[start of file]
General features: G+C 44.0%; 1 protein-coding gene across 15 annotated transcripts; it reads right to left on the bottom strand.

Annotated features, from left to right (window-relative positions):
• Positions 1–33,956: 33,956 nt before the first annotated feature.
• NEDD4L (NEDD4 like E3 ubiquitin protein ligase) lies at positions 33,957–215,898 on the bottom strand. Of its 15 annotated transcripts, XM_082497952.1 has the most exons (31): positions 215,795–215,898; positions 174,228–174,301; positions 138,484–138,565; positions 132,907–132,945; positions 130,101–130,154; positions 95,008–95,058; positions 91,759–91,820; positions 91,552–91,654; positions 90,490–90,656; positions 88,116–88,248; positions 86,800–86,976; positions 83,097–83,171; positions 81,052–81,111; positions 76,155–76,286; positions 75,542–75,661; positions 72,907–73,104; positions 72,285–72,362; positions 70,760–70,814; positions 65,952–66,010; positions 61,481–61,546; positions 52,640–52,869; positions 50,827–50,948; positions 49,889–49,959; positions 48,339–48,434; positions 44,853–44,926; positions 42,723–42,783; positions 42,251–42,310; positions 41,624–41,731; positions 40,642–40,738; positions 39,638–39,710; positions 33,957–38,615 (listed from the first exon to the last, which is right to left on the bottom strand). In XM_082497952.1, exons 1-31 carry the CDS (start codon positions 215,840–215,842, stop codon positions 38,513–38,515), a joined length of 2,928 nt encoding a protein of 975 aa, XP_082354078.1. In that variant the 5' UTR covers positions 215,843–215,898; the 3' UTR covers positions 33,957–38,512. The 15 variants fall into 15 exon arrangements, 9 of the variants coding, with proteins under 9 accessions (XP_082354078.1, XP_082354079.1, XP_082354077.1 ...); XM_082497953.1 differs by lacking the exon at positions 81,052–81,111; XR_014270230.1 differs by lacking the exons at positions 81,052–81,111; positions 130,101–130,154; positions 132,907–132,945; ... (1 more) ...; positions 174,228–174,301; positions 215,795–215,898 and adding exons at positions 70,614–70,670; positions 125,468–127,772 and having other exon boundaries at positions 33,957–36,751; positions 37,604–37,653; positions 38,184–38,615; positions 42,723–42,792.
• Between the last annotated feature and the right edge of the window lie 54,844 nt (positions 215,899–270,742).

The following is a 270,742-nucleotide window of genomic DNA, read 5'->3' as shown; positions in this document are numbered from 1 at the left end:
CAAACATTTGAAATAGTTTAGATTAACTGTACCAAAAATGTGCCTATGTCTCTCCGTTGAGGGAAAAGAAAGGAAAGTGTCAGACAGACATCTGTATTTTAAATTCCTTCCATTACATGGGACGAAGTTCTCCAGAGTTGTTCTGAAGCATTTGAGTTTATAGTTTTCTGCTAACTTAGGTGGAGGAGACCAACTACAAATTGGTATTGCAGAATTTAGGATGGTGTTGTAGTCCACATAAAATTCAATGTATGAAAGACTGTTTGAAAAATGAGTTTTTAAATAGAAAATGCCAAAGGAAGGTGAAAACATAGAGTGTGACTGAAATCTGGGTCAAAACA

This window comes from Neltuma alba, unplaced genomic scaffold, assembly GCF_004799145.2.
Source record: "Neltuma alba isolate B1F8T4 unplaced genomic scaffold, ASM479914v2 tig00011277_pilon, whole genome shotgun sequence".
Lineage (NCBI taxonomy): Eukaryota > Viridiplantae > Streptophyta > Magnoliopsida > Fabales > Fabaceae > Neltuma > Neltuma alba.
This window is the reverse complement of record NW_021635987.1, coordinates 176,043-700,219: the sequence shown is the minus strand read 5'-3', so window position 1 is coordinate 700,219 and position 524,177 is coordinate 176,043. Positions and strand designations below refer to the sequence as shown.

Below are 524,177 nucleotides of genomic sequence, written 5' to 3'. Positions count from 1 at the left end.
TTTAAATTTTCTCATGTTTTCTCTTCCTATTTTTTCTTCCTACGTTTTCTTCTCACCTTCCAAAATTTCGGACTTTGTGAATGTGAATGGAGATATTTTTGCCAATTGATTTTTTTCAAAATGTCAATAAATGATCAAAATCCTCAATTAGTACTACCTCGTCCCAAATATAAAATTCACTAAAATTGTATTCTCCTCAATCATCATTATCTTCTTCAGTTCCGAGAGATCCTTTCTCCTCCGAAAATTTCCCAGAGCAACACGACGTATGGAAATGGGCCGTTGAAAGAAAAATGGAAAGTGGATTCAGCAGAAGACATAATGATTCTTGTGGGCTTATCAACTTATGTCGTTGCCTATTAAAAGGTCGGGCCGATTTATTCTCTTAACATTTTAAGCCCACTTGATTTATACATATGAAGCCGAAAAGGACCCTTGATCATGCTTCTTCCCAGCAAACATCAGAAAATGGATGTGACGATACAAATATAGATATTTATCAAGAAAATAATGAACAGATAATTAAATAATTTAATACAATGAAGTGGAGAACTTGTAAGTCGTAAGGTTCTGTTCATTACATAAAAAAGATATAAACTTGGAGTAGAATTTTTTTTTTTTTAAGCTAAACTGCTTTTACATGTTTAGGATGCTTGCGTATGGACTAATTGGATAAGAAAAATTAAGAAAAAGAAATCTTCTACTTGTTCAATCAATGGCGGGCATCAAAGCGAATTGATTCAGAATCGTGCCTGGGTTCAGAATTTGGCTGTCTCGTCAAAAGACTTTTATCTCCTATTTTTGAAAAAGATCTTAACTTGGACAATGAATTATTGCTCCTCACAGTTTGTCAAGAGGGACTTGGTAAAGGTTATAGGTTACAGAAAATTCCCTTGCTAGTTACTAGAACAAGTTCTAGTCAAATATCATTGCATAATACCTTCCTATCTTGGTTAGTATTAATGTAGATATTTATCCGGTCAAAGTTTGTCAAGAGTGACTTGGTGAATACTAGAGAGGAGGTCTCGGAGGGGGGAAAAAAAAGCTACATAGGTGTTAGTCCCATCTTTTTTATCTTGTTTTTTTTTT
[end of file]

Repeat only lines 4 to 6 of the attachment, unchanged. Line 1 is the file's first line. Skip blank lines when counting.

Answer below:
• NEDD4L (NEDD4 like E3 ubiquitin protein ligase) lies at positions 33,957–215,898 on the bottom strand. Of its 15 annotated transcripts, XM_082497952.1 has the most exons (31): positions 215,795–215,898; positions 174,228–174,301; positions 138,484–138,565; positions 132,907–132,945; positions 130,101–130,154; positions 95,008–95,058; positions 91,759–91,820; positions 91,552–91,654; positions 90,490–90,656; positions 88,116–88,248; positions 86,800–86,976; positions 83,097–83,171; positions 81,052–81,111; positions 76,155–76,286; positions 75,542–75,661; positions 72,907–73,104; positions 72,285–72,362; positions 70,760–70,814; positions 65,952–66,010; positions 61,481–61,546; positions 52,640–52,869; positions 50,827–50,948; positions 49,889–49,959; positions 48,339–48,434; positions 44,853–44,926; positions 42,723–42,783; positions 42,251–42,310; positions 41,624–41,731; positions 40,642–40,738; positions 39,638–39,710; positions 33,957–38,615 (listed from the first exon to the last, which is right to left on the bottom strand). In XM_082497952.1, exons 1-31 carry the CDS (start codon positions 215,840–215,842, stop codon positions 38,513–38,515), a joined length of 2,928 nt encoding a protein of 975 aa, XP_082354078.1. In that variant the 5' UTR covers positions 215,843–215,898; the 3' UTR covers positions 33,957–38,512. The 15 variants fall into 15 exon arrangements, 9 of the variants coding, with proteins under 9 accessions (XP_082354078.1, XP_082354079.1, XP_082354077.1 ...); XM_082497953.1 differs by lacking the exon at positions 81,052–81,111; XR_014270230.1 differs by lacking the exons at positions 81,052–81,111; positions 130,101–130,154; positions 132,907–132,945; ... (1 more) ...; positions 174,228–174,301; positions 215,795–215,898 and adding exons at positions 70,614–70,670; positions 125,468–127,772 and having other exon boundaries at positions 33,957–36,751; positions 37,604–37,653; positions 38,184–38,615; positions 42,723–42,792.
• Between the last annotated feature and the right edge of the window lie 54,844 nt (positions 215,899–270,742).

The following is a 270,742-nucleotide window of genomic DNA, read 5'->3' as shown; positions in this document are numbered from 1 at the left end: